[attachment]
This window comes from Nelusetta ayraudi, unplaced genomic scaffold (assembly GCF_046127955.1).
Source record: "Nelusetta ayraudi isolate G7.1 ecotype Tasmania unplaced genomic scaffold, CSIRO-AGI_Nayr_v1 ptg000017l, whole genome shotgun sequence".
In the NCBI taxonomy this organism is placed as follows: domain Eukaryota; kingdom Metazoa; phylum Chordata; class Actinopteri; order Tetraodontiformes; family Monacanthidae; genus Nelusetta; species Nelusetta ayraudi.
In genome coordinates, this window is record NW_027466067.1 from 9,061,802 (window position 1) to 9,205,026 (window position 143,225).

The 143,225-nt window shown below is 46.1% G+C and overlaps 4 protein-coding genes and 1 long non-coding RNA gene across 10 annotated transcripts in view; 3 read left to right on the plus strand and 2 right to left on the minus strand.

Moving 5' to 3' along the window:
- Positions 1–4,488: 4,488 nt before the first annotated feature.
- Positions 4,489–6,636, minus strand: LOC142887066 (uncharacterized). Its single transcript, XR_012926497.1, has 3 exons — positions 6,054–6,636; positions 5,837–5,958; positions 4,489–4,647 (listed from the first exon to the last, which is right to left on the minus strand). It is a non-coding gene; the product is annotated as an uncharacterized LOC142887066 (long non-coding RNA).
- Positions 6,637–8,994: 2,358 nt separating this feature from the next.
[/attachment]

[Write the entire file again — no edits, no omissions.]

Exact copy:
This window comes from Nelusetta ayraudi, unplaced genomic scaffold (assembly GCF_046127955.1).
Source record: "Nelusetta ayraudi isolate G7.1 ecotype Tasmania unplaced genomic scaffold, CSIRO-AGI_Nayr_v1 ptg000017l, whole genome shotgun sequence".
In the NCBI taxonomy this organism is placed as follows: domain Eukaryota; kingdom Metazoa; phylum Chordata; class Actinopteri; order Tetraodontiformes; family Monacanthidae; genus Nelusetta; species Nelusetta ayraudi.
In genome coordinates, this window is record NW_027466067.1 from 9,061,802 (window position 1) to 9,205,026 (window position 143,225).

The 143,225-nt window shown below is 46.1% G+C and overlaps 4 protein-coding genes and 1 long non-coding RNA gene across 10 annotated transcripts in view; 3 read left to right on the plus strand and 2 right to left on the minus strand.

Moving 5' to 3' along the window:
- Positions 1–4,488: 4,488 nt before the first annotated feature.
- Positions 4,489–6,636, minus strand: LOC142887066 (uncharacterized). Its single transcript, XR_012926497.1, has 3 exons — positions 6,054–6,636; positions 5,837–5,958; positions 4,489–4,647 (listed from the first exon to the last, which is right to left on the minus strand). It is a non-coding gene; the product is annotated as an uncharacterized LOC142887066 (long non-coding RNA).
- Positions 6,637–8,994: 2,358 nt separating this feature from the next.